Auk’s Top Cited, #6: Prey Searching & Social Information in Cape Gannets

Changeover in a Cape Gannet breeding pair. Image credit: A. Thiebault.

Our series on our most cited papers of 2014 and 2015 continues this week with the paper From colony to first patch: Processes of prey searching and social information in Cape Gannets by A. Thiebault et al., from the October 2014 issue of The Auk: Ornithological Advances.

Cape Gannets make long trips back and forth between their breeding colonies and foraging areas, and the researchers behind this study fitted gannets with GPS devices and tiny video cameras to follow the birds’ behavior on their commutes. They learned that their study birds commonly observed other gannets and changed direction based on what they were doing, taking cues from other birds to locate fish schools more efficiently. These “foraging networks” enable the fast transfer of information among individuals, making it possible for more birds to reach a shoal and feed before it’s depleted.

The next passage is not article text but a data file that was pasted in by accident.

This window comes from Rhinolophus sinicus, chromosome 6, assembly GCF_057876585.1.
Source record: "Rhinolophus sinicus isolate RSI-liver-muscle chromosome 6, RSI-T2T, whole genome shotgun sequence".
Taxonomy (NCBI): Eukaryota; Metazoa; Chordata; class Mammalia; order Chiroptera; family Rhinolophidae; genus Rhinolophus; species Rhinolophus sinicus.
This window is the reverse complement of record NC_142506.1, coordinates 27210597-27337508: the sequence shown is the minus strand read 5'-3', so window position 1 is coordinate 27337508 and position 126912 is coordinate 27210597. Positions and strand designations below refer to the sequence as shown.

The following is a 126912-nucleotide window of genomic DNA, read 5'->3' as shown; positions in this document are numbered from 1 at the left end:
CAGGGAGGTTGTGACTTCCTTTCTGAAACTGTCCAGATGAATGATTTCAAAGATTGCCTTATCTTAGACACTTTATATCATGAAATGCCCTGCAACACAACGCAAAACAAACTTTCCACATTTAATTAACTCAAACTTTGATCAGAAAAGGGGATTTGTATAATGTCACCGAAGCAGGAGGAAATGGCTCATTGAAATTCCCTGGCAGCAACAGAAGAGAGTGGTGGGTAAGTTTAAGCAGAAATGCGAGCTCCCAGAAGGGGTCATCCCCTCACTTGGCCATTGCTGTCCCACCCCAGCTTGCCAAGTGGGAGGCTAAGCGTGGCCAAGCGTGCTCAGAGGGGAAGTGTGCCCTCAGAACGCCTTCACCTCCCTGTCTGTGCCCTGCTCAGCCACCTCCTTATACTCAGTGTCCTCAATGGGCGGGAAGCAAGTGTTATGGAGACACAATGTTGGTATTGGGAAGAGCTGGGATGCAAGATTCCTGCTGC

Cape Gannets forage in open spaces that allow long-distance visibility, and the authors speculate that the high visibility of their black and white plumage enhances the efficiency of foraging networks, making it easier for individuals to locate and follow conspecifics. Because Cape Gannets that have been feeding can be recognized in flight by a bulge on the lower belly, it’s possible that gannets are even able to tell whether the birds they pass have been feeding recently or not.

Read the full paper at